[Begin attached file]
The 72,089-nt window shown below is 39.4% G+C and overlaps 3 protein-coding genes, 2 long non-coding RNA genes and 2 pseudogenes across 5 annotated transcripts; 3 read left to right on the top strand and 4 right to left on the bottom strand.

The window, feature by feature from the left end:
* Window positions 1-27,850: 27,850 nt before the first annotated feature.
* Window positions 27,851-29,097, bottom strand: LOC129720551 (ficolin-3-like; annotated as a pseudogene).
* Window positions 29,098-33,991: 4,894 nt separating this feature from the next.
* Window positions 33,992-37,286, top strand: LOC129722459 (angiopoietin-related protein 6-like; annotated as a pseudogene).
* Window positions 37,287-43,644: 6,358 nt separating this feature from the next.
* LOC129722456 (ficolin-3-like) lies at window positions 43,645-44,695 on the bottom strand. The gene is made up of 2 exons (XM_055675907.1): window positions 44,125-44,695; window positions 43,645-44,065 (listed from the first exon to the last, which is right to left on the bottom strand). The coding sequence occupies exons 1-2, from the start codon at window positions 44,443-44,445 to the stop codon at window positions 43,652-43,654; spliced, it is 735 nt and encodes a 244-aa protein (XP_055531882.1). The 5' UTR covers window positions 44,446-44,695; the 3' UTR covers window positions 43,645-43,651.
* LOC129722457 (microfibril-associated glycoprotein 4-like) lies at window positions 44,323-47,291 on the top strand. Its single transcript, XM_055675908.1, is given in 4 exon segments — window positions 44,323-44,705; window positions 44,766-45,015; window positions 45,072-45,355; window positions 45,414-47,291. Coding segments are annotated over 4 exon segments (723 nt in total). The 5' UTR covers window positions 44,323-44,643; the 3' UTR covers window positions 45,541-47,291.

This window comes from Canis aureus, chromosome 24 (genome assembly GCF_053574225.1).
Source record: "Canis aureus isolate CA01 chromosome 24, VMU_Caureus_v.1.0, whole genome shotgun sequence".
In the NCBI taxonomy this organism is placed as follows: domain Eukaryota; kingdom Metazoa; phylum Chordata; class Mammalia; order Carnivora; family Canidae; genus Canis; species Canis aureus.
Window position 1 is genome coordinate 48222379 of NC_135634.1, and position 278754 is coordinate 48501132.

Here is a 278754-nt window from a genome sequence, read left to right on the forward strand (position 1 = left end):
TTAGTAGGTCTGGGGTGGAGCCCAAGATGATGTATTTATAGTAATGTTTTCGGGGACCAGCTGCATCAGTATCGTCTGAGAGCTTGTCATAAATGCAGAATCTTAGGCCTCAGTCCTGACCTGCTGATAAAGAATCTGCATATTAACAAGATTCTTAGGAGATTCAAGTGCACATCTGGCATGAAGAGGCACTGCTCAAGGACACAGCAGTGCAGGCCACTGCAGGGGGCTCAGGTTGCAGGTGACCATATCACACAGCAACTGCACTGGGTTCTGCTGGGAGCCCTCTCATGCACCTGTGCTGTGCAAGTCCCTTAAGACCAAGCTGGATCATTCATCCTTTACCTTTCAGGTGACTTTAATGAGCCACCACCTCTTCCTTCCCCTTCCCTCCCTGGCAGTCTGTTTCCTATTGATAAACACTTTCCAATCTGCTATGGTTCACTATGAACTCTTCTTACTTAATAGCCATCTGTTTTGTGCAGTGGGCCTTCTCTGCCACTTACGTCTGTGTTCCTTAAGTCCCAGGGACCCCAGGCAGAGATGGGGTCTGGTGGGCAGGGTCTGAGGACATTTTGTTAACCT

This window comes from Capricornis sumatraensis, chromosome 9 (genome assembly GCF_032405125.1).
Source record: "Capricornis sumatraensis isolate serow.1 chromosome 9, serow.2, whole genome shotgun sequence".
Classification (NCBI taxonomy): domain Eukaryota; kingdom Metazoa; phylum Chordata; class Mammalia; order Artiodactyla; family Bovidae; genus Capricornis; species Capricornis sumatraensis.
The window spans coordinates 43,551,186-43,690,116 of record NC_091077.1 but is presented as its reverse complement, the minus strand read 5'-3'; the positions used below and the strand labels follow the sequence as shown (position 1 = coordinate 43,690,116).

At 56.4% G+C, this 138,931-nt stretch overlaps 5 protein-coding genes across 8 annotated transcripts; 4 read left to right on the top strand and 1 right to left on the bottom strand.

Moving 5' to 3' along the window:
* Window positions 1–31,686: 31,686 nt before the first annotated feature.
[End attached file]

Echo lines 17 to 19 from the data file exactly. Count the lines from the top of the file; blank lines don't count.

Source record: "Capricornis sumatraensis isolate serow.1 chromosome 9, serow.2, whole genome shotgun sequence".
Classification (NCBI taxonomy): domain Eukaryota; kingdom Metazoa; phylum Chordata; class Mammalia; order Artiodactyla; family Bovidae; genus Capricornis; species Capricornis sumatraensis.
The window spans coordinates 43,551,186-43,690,116 of record NC_091077.1 but is presented as its reverse complement, the minus strand read 5'-3'; the positions used below and the strand labels follow the sequence as shown (position 1 = coordinate 43,690,116).